• what should be our policy with regard to photos and other information about children.
  • how can we ensure that every leader has the necessary training in this area.
  • how can we ensure that children are safe at all times in a Funky Frog Club.
  • what steps should we take in the case of misconduct and what the repercussions should be.

Quite tricky things! But the dramatizations were brilliant, often getting to the heart of the problem and as a bonus, showing me what the leaders had already internalized in the previous Child Protection Training. There was some wonderful improvised acting, clever scenarios even some multimedia presentations.

All done cheerfully, in virtually no time and with virtually no resources.

Share this post:Facebooktwitterredditlinkedin

Cheerful, creative resourcefulness

Today and tomorrow I am going to tell you stories about Colombians’ amazing capacity to take on a task and in no time and with very few resources, produce something beautiful and worthwhile.

Today’s story is about something that happened on our mission retreat at the beginning of October.

September is the month of love and friendship in Colombia, a bit like Valentine’s Day for the whole month but including friendship as well as romance. Work colleagues, church youth groups and families play “Secret Friend”, a bit like “Secret Santa” in which you buy a present for someone in the group and when you open your present you have to guess who it is from.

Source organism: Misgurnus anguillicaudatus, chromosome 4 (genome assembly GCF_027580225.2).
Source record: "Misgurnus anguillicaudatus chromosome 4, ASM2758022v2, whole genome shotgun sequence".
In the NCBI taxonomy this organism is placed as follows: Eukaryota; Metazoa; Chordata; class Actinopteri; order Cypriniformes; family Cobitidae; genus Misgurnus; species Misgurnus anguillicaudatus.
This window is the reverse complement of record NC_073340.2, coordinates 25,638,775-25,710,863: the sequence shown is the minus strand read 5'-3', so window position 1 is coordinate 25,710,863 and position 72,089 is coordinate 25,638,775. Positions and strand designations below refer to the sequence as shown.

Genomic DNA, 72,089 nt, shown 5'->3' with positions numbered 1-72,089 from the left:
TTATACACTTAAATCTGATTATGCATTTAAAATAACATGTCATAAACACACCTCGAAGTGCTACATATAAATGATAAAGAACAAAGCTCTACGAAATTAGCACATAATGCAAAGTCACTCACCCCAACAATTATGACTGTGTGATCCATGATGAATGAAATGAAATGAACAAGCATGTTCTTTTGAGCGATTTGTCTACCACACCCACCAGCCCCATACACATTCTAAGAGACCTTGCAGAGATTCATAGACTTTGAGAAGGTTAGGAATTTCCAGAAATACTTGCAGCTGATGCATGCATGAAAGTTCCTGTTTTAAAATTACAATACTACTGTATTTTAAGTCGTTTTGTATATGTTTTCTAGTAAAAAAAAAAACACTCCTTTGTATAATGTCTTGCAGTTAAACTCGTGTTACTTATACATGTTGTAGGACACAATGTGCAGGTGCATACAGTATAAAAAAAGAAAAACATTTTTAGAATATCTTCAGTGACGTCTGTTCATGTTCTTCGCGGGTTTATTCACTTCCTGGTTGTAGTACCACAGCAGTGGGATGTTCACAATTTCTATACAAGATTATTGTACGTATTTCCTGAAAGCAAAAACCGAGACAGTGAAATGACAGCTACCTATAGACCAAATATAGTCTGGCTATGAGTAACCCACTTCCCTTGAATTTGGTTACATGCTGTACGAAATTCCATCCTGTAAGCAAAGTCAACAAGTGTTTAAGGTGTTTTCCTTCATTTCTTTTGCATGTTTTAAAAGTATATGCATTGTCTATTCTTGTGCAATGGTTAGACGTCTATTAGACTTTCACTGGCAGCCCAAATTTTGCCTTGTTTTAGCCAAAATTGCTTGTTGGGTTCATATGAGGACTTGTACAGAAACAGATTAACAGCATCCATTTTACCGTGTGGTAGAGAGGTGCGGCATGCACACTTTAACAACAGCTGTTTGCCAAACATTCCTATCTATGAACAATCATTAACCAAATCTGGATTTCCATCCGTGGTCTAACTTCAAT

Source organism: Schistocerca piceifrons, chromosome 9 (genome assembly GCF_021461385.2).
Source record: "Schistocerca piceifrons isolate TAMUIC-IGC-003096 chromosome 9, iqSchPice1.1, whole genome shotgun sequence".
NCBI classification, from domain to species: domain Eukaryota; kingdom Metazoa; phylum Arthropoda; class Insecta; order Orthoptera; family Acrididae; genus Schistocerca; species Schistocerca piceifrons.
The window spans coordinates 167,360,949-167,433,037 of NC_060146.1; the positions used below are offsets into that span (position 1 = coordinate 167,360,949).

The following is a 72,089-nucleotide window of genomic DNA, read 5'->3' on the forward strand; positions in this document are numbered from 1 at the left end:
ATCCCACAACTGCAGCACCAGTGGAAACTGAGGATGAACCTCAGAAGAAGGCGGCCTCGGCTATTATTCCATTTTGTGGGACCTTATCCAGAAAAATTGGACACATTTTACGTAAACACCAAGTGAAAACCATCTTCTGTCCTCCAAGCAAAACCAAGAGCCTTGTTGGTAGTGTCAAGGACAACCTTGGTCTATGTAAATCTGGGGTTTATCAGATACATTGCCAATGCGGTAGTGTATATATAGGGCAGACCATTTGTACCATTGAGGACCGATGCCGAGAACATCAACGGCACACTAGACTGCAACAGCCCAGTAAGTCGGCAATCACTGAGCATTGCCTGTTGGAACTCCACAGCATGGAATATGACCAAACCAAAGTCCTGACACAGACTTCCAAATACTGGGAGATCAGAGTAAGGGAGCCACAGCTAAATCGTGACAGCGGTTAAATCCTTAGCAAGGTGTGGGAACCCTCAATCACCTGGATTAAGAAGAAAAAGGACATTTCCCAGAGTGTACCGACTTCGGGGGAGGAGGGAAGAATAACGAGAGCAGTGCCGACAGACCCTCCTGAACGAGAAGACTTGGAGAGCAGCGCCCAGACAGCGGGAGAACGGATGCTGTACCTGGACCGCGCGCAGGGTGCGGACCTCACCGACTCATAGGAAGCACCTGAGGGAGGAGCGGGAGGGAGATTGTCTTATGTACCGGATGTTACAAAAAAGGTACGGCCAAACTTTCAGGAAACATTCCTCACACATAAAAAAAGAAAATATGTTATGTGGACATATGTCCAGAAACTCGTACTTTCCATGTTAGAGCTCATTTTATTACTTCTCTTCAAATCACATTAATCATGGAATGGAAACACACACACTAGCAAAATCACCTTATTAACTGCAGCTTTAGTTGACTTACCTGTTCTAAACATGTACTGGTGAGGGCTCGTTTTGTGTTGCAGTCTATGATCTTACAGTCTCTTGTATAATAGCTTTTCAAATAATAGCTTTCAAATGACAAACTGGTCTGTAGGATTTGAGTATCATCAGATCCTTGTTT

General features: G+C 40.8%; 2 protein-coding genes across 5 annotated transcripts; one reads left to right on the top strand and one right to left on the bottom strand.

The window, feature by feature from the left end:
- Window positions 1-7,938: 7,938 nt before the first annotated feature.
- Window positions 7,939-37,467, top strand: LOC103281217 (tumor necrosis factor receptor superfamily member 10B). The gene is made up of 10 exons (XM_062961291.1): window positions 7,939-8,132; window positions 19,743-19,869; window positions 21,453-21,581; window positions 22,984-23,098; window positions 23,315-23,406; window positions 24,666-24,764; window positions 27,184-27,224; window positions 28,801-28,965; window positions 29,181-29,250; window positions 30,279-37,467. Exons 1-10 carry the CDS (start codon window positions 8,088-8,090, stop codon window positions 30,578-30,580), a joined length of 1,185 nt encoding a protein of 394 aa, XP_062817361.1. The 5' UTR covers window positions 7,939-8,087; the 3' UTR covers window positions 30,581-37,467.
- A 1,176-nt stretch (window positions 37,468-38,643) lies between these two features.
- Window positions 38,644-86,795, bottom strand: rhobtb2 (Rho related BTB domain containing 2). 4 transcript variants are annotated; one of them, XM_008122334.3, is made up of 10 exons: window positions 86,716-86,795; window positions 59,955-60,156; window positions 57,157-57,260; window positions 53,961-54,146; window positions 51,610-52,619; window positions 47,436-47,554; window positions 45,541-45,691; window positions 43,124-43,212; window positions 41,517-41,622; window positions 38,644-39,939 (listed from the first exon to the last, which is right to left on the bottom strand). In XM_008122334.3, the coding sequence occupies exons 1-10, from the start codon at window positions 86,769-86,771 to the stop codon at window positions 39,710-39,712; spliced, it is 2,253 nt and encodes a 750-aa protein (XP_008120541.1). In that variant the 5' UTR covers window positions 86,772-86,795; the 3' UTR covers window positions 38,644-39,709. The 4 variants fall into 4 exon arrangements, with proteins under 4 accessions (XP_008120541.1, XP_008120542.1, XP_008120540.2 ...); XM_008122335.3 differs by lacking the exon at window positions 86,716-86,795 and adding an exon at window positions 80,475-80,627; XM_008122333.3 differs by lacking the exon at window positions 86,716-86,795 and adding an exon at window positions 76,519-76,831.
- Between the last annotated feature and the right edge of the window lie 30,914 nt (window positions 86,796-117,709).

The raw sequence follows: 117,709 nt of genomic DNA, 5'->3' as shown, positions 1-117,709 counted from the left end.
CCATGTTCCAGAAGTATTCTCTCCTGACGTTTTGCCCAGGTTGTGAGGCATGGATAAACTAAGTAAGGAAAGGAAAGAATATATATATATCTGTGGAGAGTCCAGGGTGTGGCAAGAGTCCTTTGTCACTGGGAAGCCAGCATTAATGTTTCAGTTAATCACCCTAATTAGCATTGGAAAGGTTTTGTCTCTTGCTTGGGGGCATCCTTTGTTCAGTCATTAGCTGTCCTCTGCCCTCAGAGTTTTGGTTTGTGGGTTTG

Anyway, we decided to play Secret Friend at our retreat but without spending any money. I took a box of scrap paper and ribbons and sellotape and pens and everybody had to make something for someone else in about an hour.

The results were spectacular: a Bible verse stitched into a leaf, origami flowers, a booklet, cards with thoughtful messages, envelopes decorated with flowers…

No one complained that the task was silly, everyone was thrilled with their gift, even me, who received a stone, apparently because “I am both fragile and strong.”

Share this post:Facebooktwitterredditlinkedin

Green shoot?

The road from Medellín to the Atlantic Coast snakes up and up the last vestiges of the Andes Mountains through countryside as green and lush as Switzerland’s until you reach the very top, in a place called Ventanas (Windows) where it is cold and misty. Then you swoop down the other side until you cross the mighty Cauca River and the road flattens out. The music on the radio changes, the Costeños on the bus cheer up and the land is now lush farmland.

Every time I have crossed the River Cauca over the last nine years, the bridge has been guarded by the army.

Last week, I noticed for the first time, there were no soldiers.

Share this post:Facebooktwitterredditlinkedin

Comments are gone

I’ve decided that I can’t deal with the quantities of spam that have been arriving to this blog disguised as comments, some deeply offensive, so I have decided to reclaim several minutes of my day by closing the “Leave a reply” option.

Thank you to all the nice, real people who have taken the time to reply over the past few years.

If you really want to respond to something I have written, you can look for me on Facebook or Twitter or Instagram.

Thank you for understanding!

Share this post:Facebooktwitterredditlinkedin